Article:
The Bitcoin community is incorrectly repeatedly lambasted with some version or other of some critic or other’s favorite narrative of money-grubbing villany. That comes from failing to distinguish “revolution” from “revolutionize.” Bitcoin is revolution. Alt-coins and stable coins revolutionize. The latter strive to prevent the former.

Can you please elaborate on these terms, revolution and revolutionize, and explain how BTC and the alt-coins/stable coins enable this difference?

  • Sun, Feb 21, 2021 - 10:17am

    #4
    ao

    ao

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    question for VT Gothic, Mohammed, and other BTC experts

Let’s suppose I have $250K in BTC in a cold wallet and now I want to buy a house for cash. What is the best way to do it? Who do I go through and what percent commission can I expect to pay for converting BTC back to FRNs? Thanks for your help.

  • Sun, Feb 21, 2021 - 11:05am   (Reply to #4)

    #5
    Mohammed Mast

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    A Peek into the Bitcoin Rabbit Hole

fees vary from exchange to exchange

Gemini Review: Secure Cryptocurrency Exchange With Advanced Tools

 

  • Sun, Feb 21, 2021 - 11:12am

    #6

    sand_puppy

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    1 BTC same price as a Kg of Gold

A rise in BTC price to (yet another) all time high of $58,000 this morning puts 1 BTC at the same price as a Kg of gold.

So we start thinking in terms of the more useful unit of measure, the Satoshi, or Sat, which is 1 / 100,000,000 of a BTC.

A Sat is still a fraction of a penny (1 sat = $o.0006)

  • Sun, Feb 21, 2021 - 12:13pm

    #7

    Jim H

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    Bitcoin is the only canary-in-the-monetary coal mine that is functioning for now

I am thankful that Bitcoin has been emergent on the scene as a new form of deflationary money – to those with eyes to see, it’s incessant rise is telling a story.  Gold and Silver are/were supposed to perform this signaling function but as most of us know, they are captured in their price discovery paper prisons.  They will emerge from their price controls, violently, at some point, but not before much damage is done.  Silver is on the edge of emerging… we will see if they can reel it back in or not.. I think not, but it’s day-to-day for now.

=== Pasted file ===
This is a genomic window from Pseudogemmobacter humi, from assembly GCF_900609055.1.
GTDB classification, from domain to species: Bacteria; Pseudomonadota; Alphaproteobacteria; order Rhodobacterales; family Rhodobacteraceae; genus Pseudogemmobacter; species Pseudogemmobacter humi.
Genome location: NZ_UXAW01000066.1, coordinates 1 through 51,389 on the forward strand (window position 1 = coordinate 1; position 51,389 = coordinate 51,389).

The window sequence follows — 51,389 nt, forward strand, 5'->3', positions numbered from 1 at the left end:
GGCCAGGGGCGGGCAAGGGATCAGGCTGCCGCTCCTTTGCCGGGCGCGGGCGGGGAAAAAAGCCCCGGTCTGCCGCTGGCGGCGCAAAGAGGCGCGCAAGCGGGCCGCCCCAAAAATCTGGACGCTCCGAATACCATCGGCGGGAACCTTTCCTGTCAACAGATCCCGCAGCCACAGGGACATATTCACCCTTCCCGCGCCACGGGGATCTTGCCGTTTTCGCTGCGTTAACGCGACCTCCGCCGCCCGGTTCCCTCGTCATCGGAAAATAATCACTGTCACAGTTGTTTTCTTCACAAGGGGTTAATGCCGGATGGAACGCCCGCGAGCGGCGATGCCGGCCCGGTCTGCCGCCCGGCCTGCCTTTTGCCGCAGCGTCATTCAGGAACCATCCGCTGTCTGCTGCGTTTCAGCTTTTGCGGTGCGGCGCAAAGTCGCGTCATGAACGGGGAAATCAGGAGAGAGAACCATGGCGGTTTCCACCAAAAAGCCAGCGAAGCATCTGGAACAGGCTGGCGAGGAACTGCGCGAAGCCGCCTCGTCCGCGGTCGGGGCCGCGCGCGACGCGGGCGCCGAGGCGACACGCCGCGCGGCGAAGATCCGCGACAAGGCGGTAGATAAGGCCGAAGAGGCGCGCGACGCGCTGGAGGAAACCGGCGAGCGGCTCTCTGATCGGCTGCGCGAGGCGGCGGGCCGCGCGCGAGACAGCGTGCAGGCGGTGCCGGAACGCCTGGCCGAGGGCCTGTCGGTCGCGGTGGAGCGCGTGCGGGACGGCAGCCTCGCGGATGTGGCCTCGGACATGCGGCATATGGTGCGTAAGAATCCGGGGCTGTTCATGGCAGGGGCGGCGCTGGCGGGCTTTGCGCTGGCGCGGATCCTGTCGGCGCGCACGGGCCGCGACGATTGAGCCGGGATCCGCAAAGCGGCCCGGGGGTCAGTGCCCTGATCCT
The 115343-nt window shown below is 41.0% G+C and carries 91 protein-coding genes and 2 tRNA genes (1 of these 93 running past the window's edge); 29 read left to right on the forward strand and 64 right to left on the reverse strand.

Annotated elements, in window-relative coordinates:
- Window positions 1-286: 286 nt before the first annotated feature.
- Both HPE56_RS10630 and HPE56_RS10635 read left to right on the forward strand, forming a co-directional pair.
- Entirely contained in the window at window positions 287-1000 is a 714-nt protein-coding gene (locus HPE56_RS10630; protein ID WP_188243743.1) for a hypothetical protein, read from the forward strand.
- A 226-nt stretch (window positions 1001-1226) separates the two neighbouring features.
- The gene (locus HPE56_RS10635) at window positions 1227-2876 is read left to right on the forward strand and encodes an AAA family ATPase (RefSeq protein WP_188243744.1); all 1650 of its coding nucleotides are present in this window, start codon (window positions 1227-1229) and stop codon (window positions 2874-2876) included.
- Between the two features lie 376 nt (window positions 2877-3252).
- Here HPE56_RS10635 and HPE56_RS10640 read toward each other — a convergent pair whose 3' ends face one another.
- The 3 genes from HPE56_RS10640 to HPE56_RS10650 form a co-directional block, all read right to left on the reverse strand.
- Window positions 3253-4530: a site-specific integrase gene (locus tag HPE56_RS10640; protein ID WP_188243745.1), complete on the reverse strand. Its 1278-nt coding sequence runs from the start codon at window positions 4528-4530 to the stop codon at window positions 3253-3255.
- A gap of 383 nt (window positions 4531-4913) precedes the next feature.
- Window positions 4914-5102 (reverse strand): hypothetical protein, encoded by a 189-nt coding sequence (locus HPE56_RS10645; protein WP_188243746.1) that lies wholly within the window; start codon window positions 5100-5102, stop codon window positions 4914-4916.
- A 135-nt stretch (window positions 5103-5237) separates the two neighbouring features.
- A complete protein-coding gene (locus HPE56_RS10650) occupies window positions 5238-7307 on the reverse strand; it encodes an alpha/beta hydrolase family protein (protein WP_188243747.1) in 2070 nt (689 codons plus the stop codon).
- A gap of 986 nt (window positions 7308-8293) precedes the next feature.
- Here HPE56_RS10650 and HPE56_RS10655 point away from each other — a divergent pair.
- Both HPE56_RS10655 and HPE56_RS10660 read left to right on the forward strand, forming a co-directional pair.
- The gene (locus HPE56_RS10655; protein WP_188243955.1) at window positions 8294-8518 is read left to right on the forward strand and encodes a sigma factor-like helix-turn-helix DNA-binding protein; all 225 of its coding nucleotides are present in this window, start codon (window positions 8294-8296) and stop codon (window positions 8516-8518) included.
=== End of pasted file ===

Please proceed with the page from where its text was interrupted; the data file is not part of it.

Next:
The majority of people are still zombified when it comes to their normalcy bias.  I’ll tell you a story to illustrate this;

A friend of my wife.. she and her husband owned outright several rental houses.  Their kids are getting toward college age and the couple felt they would be disadvantaged in terms of getting their kids aid/scholarships if they looked so wealthy on paper.  Their answer?  Sell the houses and place all the money in some kind of Life Insurance product.  I kid you not.  In a time when we are facing almost certain inflation, they sold their real assets, the houses, and instead gave the money to a firm that promises them a certain interest rate, in today dollars.  Let me say that again, with emphasis, in TODAY DOLLARS.

I think what they did was unbelievably dumb.  I was told about it after the fact, so I had no opportunity to debate the move.

Back to Bitcoin… Copper, Oil, Rhodium, the size of the ice cream containers in the supermarket.. these are all signaling inflation.  The money printing has gone exponential, the debt/GDP ratio in the US (130%) now far beyond the tipping point of no return defined in the historical review of monetary defaults, “This time is Different” by economists Reinhart and Rogoff.  There is no fix… interest rates cannot be normalized or used to stop inflation once the fire starts.  The Comex says Silver should cost around $28, but you won’t be able to buy any for less than about $34.  The Silver canary is sick… we shall see if it dies or not.  The BTC canary has died on a now $1 Trillion dollar pile of rotting debt-based fiat currency.  Go ahead and comfort yourself that this is a speculative bubble… another tulip of sorts.  Go ahead and display confidence in your today dollars.